For much of its history, the United States has fostered the dream of building an empire. From visions of the Empire of Liberty to Manifest Destiny and the expansion westward, colonizing native peoples and increasing Washington’s dominion at the expense of Mexico. In 1893, as Frederick Jackson Turner’s observation that the “frontier” had closed in U.S. society, this did not mean a cessation in a desire for expansion and control of new territory. The Monroe Doctrine grouped the entire Western Hemisphere under the aegis of the United States, Americans sought to command economic and political opportunities in the region. The result of this policy had far-reaching social, political, and economic ramifications for the other countries involved.
In the late nineteenth and early twentieth centuries, as the frontier became the border, the United States expanded its notions of what an American empire should encompass in terms of ideas and territory. This growing imperial dragnet ensnared elite Nicaraguans with modernizing dreams, a savvy island dictator who hoped to “blanche” his realm, and the Chinese diasporic community in the Republic of Panama. Studying how local elites and non-elites viewed American power, and interacted with it, reveals the dynamic movement and complexity of ideas related to empire as they were transmitted between “periphery” and “metropole.” Continue reading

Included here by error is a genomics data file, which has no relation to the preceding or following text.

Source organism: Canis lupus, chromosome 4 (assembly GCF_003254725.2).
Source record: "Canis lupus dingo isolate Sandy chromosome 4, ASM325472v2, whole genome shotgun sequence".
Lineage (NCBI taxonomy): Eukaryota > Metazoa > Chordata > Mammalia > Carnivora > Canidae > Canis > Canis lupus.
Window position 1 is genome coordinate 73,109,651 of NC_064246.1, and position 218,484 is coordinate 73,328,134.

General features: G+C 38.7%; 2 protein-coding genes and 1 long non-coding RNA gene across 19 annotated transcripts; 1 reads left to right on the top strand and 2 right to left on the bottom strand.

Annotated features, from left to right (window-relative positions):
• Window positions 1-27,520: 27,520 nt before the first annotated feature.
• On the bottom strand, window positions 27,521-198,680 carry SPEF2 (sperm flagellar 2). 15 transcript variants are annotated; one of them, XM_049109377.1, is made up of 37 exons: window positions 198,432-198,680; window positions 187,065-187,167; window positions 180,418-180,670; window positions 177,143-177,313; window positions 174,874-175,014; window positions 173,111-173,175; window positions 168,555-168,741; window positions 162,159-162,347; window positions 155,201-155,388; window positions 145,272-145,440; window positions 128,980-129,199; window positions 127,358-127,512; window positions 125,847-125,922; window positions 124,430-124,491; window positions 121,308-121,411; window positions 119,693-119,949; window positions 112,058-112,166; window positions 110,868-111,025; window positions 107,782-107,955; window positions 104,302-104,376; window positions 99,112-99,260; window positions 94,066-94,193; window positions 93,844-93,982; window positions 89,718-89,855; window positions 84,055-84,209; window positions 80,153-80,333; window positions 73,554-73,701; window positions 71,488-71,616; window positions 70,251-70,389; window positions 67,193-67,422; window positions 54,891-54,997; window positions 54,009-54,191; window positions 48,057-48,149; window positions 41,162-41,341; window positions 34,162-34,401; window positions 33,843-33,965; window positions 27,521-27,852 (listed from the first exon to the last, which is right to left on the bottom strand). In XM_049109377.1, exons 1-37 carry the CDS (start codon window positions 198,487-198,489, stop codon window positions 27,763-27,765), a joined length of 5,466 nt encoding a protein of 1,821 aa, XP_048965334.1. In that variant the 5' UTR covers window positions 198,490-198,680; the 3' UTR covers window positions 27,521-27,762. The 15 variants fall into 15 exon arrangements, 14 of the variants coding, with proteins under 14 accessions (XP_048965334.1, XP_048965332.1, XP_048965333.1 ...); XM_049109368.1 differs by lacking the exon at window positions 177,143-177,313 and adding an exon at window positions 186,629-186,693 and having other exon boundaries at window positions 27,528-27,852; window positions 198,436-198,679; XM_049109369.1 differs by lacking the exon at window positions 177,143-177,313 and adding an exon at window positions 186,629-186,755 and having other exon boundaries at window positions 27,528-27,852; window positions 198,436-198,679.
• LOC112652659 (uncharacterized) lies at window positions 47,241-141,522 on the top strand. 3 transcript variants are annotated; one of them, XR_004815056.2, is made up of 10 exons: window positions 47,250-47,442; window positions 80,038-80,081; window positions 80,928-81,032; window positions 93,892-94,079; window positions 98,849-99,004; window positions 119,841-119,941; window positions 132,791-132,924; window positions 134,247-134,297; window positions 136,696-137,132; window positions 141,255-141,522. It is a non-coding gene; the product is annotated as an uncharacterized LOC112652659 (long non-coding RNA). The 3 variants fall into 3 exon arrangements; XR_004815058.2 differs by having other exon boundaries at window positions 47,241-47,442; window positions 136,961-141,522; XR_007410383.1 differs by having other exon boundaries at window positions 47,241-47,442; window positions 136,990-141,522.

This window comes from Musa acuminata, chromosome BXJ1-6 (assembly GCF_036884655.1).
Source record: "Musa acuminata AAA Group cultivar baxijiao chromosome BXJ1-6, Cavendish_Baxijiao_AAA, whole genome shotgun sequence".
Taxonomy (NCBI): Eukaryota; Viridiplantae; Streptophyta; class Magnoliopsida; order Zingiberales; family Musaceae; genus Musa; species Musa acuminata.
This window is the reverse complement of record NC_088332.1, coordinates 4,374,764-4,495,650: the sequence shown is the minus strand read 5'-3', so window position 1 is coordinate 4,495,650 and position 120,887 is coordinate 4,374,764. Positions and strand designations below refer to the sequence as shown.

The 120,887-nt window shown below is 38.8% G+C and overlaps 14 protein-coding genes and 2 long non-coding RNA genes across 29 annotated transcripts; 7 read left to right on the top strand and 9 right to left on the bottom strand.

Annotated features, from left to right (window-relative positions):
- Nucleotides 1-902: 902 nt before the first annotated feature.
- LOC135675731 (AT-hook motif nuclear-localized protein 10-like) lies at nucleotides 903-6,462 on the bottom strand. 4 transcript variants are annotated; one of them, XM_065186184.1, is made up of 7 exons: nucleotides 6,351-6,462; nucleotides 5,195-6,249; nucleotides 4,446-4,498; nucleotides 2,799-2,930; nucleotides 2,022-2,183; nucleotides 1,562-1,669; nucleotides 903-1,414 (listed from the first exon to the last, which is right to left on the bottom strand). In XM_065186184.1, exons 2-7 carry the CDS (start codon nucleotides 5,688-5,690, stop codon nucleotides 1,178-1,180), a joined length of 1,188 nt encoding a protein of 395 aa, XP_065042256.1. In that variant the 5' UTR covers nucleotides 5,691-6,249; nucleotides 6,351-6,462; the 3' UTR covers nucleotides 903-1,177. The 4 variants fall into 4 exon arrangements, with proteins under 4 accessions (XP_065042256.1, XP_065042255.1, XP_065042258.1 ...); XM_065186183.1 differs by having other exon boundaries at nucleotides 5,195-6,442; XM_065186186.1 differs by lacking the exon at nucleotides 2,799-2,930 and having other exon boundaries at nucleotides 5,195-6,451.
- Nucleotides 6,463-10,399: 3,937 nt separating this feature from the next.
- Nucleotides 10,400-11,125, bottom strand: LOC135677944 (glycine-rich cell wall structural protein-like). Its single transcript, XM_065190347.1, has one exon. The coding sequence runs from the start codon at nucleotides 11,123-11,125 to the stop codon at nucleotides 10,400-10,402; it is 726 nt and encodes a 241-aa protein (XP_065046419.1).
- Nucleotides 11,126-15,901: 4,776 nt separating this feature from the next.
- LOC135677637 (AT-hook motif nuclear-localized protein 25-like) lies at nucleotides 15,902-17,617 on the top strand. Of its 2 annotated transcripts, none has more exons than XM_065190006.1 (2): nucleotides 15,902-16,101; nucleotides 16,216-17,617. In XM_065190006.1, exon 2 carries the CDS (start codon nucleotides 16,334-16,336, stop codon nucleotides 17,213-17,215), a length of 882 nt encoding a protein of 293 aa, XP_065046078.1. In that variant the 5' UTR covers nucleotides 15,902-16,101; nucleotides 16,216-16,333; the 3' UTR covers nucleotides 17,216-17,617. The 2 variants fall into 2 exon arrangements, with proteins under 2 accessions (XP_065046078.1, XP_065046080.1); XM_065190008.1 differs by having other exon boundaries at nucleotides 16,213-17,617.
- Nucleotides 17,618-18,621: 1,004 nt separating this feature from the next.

This is the third installment of the Borderlands History Interview Project (BHIP), a series that showcases the voices of respected historians in the field to discuss their current projects and views on the future of borderlands history.
While in the Ethnic Studies suite of the Department of American Culture, I had the opportunity to chat with Anthony Mora, Associate Professor of History, Latina/o Studies, and American Culture at the University of Michigan. We conversed about his current work as well as his thoughts on the state of/on borderlands history. Since this interview took place on a Friday, Dr. Mora and I had the whole Ethnic Studies suite to ourselves, providing us a space to engage in a great discussion about borders, borderlands, and bordered lands as well as the interconnections between borderlands and Chicano/a history.
The annual meeting of the Rocky Mountain Council for Latin American Studies (RMCLAS) brought scholars to Tucson, Arizona for four days of insightful conversation, networking, and professional development. This year’s conference, held April 8-11 at the Marriot on the campus of the University of Arizona, was especially beneficial for students of the U.S.-Mexico borderlands.
Women’s History Month is slowly coming to a close. This month the Borderlands History Interview Project chose to focus on the career of Vicki L. Ruiz, a pioneer in women’s history of the borderlands. We were not the only ones who thought to celebrate Ruiz. The University of California, Irvine’s convocation of the Nuestra América: Rethinking Fronteras in US History, A Conference Honoring the Career of Vicki L. Ruiz sought to do just that! What follows is a brief recounting of the conference and a discussion of the influence Ruiz continues to have in the academy.